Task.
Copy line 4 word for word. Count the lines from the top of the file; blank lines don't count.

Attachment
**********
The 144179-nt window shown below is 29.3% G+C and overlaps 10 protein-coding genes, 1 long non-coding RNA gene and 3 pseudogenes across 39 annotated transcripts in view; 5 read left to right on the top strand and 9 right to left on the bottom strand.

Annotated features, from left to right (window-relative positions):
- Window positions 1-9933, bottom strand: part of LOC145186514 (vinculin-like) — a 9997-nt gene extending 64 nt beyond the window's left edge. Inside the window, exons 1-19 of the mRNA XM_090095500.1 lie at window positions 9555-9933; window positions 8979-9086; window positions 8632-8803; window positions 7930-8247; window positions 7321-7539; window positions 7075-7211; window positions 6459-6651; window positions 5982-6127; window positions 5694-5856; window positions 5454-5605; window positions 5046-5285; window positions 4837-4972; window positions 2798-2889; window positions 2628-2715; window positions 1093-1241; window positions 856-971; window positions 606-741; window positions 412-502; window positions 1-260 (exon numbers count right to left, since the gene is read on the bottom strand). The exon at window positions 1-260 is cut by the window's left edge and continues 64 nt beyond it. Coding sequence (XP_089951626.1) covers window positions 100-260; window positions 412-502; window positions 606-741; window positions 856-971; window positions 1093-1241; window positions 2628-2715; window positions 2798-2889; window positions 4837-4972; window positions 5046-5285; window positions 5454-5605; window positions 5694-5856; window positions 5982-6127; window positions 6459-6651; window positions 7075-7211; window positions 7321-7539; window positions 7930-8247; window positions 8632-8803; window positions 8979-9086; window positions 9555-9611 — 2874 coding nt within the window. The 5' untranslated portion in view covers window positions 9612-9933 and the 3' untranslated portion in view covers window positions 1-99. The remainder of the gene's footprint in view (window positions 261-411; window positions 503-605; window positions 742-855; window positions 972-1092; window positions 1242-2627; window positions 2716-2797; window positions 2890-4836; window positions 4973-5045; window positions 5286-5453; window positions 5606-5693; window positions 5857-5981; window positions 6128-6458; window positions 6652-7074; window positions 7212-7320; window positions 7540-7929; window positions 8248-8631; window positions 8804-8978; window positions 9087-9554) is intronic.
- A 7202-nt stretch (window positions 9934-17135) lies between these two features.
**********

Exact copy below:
- A 7202-nt stretch (window positions 9934-17135) lies between these two features.